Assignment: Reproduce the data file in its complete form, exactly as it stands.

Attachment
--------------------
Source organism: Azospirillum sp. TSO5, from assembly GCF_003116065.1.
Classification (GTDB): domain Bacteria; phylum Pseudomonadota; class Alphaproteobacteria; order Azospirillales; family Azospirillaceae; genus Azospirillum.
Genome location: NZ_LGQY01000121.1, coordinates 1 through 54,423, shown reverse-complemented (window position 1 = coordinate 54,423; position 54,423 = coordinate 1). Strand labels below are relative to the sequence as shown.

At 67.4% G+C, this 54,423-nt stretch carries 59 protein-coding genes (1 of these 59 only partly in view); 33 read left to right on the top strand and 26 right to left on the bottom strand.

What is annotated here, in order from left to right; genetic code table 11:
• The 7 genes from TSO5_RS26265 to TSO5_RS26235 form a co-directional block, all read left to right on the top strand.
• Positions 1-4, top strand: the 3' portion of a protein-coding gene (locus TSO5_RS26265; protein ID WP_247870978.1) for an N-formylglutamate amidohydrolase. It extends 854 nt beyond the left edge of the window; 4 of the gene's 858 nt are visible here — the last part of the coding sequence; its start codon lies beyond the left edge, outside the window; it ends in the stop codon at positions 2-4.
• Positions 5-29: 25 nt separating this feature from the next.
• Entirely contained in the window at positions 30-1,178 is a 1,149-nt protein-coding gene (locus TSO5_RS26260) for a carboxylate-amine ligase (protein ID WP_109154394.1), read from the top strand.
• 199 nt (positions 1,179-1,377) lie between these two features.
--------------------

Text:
Source organism: Azospirillum sp. TSO5, from assembly GCF_003116065.1.
Classification (GTDB): domain Bacteria; phylum Pseudomonadota; class Alphaproteobacteria; order Azospirillales; family Azospirillaceae; genus Azospirillum.
Genome location: NZ_LGQY01000121.1, coordinates 1 through 54,423, shown reverse-complemented (window position 1 = coordinate 54,423; position 54,423 = coordinate 1). Strand labels below are relative to the sequence as shown.

At 67.4% G+C, this 54,423-nt stretch carries 59 protein-coding genes (1 of these 59 only partly in view); 33 read left to right on the top strand and 26 right to left on the bottom strand.

What is annotated here, in order from left to right; genetic code table 11:
• The 7 genes from TSO5_RS26265 to TSO5_RS26235 form a co-directional block, all read left to right on the top strand.
• Positions 1-4, top strand: the 3' portion of a protein-coding gene (locus TSO5_RS26265; protein ID WP_247870978.1) for an N-formylglutamate amidohydrolase. It extends 854 nt beyond the left edge of the window; 4 of the gene's 858 nt are visible here — the last part of the coding sequence; its start codon lies beyond the left edge, outside the window; it ends in the stop codon at positions 2-4.
• Positions 5-29: 25 nt separating this feature from the next.
• Entirely contained in the window at positions 30-1,178 is a 1,149-nt protein-coding gene (locus TSO5_RS26260) for a carboxylate-amine ligase (protein ID WP_109154394.1), read from the top strand.
• 199 nt (positions 1,179-1,377) lie between these two features.